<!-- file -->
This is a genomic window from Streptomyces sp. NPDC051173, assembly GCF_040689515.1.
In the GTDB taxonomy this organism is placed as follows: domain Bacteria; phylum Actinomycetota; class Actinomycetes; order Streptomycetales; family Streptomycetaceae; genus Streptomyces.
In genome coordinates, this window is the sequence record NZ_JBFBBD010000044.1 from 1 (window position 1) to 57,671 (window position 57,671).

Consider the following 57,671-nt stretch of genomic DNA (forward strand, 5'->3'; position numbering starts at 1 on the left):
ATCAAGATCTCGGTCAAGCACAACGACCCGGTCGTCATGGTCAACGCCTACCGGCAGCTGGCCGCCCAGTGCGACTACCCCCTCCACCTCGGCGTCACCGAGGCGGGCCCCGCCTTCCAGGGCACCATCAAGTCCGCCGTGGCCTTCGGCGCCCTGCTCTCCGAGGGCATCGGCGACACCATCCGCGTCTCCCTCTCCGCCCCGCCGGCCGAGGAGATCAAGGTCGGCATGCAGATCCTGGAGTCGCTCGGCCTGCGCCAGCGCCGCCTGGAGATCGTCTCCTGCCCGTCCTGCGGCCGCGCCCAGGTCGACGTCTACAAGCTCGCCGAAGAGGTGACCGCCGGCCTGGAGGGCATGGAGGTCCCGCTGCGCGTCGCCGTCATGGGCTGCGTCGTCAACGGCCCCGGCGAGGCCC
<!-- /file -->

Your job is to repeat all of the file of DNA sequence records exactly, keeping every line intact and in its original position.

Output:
This is a genomic window from Streptomyces sp. NPDC051173, assembly GCF_040689515.1.
In the GTDB taxonomy this organism is placed as follows: domain Bacteria; phylum Actinomycetota; class Actinomycetes; order Streptomycetales; family Streptomycetaceae; genus Streptomyces.
In genome coordinates, this window is the sequence record NZ_JBFBBD010000044.1 from 1 (window position 1) to 57,671 (window position 57,671).

Consider the following 57,671-nt stretch of genomic DNA (forward strand, 5'->3'; position numbering starts at 1 on the left):
ATCAAGATCTCGGTCAAGCACAACGACCCGGTCGTCATGGTCAACGCCTACCGGCAGCTGGCCGCCCAGTGCGACTACCCCCTCCACCTCGGCGTCACCGAGGCGGGCCCCGCCTTCCAGGGCACCATCAAGTCCGCCGTGGCCTTCGGCGCCCTGCTCTCCGAGGGCATCGGCGACACCATCCGCGTCTCCCTCTCCGCCCCGCCGGCCGAGGAGATCAAGGTCGGCATGCAGATCCTGGAGTCGCTCGGCCTGCGCCAGCGCCGCCTGGAGATCGTCTCCTGCCCGTCCTGCGGCCGCGCCCAGGTCGACGTCTACAAGCTCGCCGAAGAGGTGACCGCCGGCCTGGAGGGCATGGAGGTCCCGCTGCGCGTCGCCGTCATGGGCTGCGTCGTCAACGGCCCCGGCGAGGCCC